When I was sixteen, I broke my ankle dropping into an empty swimming pool on my skateboard. The cops came shortly after I crashed, which wouldn’t have been so bad had the other kid and I been there legally. As it was, we had climbed over the fence to access the town’s public pool, shuttered for the off-season. I ignored my throbbing ankle and ran. We had no choice. We ran like hell, clambered back over the fence, and ran some more.
Since those years of rules-be-damned delinquency, I have mothballed the skateboard but continued to test my body with spectacular falls and minor misfortunes. Most of my recent injuries have occurred while mountain biking, none serious enough to keep me from pedaling, just superficial stuff where a small first-aid kit suffices. Meg, cheeky wifey, bought me a big kit and a dozen boxes of Band-Aids for Christmas last year. Anyone who has seen my shins, scarred from pedal bite, knows I will never be a leg model, a heart-rending reality I accept. When I shuffle off this mortal coil, this cloak of a body will be patched and threadbare, a thrift store reject.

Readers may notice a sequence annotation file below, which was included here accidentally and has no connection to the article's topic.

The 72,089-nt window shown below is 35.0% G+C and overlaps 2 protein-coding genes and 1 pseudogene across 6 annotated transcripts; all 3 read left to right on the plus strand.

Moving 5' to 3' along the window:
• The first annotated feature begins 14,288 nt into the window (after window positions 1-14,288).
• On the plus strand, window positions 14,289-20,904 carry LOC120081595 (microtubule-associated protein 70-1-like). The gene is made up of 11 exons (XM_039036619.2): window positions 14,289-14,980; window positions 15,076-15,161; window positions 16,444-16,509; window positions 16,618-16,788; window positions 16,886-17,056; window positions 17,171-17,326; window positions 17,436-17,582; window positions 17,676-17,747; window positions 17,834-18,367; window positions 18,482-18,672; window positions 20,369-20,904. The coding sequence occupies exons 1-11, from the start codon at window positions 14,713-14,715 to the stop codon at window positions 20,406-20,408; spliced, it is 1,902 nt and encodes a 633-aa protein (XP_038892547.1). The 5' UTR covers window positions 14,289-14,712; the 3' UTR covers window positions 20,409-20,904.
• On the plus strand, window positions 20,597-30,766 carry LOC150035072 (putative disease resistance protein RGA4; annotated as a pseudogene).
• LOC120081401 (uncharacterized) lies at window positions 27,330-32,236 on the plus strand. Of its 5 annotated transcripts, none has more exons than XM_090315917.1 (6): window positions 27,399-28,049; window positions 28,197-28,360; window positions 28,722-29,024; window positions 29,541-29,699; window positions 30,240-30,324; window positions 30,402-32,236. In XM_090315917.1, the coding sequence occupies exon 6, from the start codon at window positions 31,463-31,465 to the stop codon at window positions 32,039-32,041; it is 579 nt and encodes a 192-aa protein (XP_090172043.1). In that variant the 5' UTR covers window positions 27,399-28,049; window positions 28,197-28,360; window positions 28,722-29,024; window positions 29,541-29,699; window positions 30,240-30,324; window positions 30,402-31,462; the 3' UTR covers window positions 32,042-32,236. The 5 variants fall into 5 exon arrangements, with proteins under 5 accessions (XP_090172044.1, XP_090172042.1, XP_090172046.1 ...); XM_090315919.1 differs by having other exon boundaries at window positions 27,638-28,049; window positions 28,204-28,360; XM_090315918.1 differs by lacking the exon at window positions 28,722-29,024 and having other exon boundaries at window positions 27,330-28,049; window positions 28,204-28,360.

“I think you suffer from toxoplasmosis,” my friend Kim said to me.
When asked about this mysterious disease, she defined it as a danger addiction caused by exposure to cats and their feces. Growing up, I did have a cat. Actually, two. Kim asked our friend Kyle, who likes to do the same stuff I do, if he had a kitty when he was a kid. One, he replied. Based on this statistically valid sample of two, I guess she’s right. Latent Infection by Toxoplasma gondii has been associated with enhanced risk-taking personality profiles and suicidal behavior, according to the ever reliable Wikipedia. A link between cat turds and suicidal behavior? I raise an eyebrow. One thing is certain though: Boredom is suicidal.